Happy end of February! This month has just flown by. Even with it being a leap year and having one extra day in February, I still feel like it just started yesterday. Somehow it is already almost March and will be spring before we know! Time flies when we’re having fun!!
I have been SOOO good with not buying books this month. We are really trying to save for this wedding we have next year, so I’ve been utilizing the library more now than I normally would! I still have some books to talk about – I can never go a month without getting at least one!!
This month I only got the Owlcrate book of the month and an Owlcrate special edition book. I skipped BOTM because I wasn’t invested in any of the choices.
Heart of Flames (Crown of Feathers #2), Nicki Pau Preto – special edition sequel
All the Stars and Teeth (All the Stars and Teeth #1), Adalyn Grace
I was also gifted a book and got in a preorder this month! Ember Queen was a gift from my fiance for Valentine’s Day 🙂
Ember Queen (Ash Princess #3), Laura K. Sebastian
The Shadows Between Us, Tricia Levenseller
Let me know if you picked up, or have read, any of these books this month! Ember Queen and The Shadows Between Us are definitely on my March TBR!
Title: We Are Blood and Thunder (We Are Blood and Thunder #1)
Author: Kesia Lupo
Publisher: Bloomsbury YA
Publication date: March 3rd, 2020 (US version)
In a sealed-off city, it begins with a hunt. A young woman, Lena, running for her life, convicted of being a mage and sentenced to death. Her only way to survive is to trust those she has been brought up to fear – those with magic.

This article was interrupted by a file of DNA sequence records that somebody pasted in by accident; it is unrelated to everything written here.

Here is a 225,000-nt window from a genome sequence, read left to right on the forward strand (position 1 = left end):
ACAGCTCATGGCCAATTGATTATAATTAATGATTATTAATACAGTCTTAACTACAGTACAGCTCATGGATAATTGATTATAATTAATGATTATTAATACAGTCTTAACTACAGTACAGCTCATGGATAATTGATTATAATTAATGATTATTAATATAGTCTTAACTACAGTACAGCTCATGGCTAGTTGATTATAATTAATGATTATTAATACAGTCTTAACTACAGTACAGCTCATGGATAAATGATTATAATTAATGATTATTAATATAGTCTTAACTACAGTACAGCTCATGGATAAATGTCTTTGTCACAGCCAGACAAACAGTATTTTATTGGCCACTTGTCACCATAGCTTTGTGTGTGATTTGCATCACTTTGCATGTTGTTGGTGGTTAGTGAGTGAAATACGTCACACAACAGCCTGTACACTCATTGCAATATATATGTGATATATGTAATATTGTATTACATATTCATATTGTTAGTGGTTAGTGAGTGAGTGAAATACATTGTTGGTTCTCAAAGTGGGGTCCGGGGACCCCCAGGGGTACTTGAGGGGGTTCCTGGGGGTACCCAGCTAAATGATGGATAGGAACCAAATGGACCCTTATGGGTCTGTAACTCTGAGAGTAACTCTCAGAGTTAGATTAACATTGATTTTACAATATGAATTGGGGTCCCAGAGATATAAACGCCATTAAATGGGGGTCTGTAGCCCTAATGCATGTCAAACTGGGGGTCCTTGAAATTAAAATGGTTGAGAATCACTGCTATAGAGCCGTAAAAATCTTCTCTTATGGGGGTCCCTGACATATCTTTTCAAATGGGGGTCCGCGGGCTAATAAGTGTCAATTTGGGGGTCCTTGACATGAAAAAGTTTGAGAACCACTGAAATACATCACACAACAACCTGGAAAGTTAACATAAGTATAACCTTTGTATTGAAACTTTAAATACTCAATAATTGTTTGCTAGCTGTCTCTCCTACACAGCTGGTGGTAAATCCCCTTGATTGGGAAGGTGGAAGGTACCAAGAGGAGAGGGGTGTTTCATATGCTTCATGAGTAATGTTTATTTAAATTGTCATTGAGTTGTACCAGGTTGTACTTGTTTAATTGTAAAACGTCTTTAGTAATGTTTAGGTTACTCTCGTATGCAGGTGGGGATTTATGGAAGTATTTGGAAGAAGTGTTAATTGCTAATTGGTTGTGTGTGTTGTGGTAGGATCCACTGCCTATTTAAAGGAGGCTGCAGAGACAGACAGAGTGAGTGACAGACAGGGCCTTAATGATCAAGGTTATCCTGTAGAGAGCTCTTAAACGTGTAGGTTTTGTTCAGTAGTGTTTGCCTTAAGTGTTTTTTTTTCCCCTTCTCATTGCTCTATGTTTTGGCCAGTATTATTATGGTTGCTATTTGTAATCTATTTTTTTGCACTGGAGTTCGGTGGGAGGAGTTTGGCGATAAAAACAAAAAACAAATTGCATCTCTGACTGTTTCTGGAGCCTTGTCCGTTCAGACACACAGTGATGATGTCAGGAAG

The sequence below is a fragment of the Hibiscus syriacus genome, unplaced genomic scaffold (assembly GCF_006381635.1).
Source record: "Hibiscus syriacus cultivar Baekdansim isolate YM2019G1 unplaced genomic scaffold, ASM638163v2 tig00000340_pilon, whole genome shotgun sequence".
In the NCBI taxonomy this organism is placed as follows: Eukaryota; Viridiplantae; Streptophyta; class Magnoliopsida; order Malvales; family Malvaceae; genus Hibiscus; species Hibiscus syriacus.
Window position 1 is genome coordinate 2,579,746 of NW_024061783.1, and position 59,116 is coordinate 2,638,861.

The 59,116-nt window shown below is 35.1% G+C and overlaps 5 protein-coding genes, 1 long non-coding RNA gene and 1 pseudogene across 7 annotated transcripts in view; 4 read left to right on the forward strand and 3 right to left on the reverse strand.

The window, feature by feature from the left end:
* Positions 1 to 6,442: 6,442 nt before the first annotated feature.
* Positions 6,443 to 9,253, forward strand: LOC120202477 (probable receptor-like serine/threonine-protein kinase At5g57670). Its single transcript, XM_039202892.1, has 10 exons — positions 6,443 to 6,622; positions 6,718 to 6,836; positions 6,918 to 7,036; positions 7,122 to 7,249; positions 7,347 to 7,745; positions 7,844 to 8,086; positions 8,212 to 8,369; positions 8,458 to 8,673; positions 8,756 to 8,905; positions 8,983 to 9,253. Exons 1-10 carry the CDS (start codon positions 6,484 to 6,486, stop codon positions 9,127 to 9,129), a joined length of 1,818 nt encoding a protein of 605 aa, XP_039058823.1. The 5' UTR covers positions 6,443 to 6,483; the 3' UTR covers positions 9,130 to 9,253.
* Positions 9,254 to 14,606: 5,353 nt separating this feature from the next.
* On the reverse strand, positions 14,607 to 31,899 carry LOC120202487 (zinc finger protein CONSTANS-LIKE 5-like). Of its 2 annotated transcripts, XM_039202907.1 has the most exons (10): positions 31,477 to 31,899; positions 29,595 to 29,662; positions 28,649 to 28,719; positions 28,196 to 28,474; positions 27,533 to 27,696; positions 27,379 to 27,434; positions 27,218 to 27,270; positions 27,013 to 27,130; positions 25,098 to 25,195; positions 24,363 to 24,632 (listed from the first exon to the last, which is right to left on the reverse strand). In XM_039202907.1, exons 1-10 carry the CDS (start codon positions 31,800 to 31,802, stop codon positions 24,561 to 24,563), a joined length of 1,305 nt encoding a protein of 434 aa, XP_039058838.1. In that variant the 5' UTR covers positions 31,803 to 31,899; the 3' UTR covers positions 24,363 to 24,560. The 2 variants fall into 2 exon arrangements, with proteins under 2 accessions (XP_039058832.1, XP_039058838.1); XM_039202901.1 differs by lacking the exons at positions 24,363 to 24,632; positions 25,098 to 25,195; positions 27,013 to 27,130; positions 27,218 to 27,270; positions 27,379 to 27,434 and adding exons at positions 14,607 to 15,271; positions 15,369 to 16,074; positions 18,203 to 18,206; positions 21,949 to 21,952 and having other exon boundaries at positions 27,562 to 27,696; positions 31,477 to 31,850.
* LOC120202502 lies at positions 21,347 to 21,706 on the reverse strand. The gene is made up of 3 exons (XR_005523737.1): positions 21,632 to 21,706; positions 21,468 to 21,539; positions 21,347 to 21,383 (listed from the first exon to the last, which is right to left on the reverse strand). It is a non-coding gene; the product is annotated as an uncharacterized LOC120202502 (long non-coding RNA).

On the other side of the locked gates is a masked lady, Constance, determined to find a way back in. She knows only too well how the people of Duke’s Forest loathe magic. Years ago she escaped before her powers were discovered. But now she won’t hide who she is any longer.
A powerful and terrifying storm cloud unites them. It descends over the dukedom and devastates much in its wake. But this is more than a thunderstorm. This is a spell, and the truth behind why it has been cast is more sinister than anyone can imagine … Only Lena and Constance hold the key to destroying the spell. Though neither of them realise it, they need each other. They are the blood and they have the thunder within.
**Thank you to Netgalley, Bloomsbury YA, and Kesia Lupo for a copy of this ebook in exchange for an honest review**
Note, the cover art included in this post if the UK cover art, which I prefer! For the US cover, please visit Goodreads! The UK edition published April 4th, 2019.
We Are Blood and Thunder is a tale of hidden magic and betrayal. Lena is a cryptling, she is Marked and was forfeited to the crypt in Duke’s Forest at birth to work for the rest of her life. Constance is a mage, which is not accepted within Duke’s Forest, even though she is the heir to the duchy. Lena and Constance’s paths cross as Lena is escaping the duchy after being convicted and sentences to death for being a mage. Constance is returning to the duchy to regain her rightful place as heir. Their paths will cross again, but in a much different context…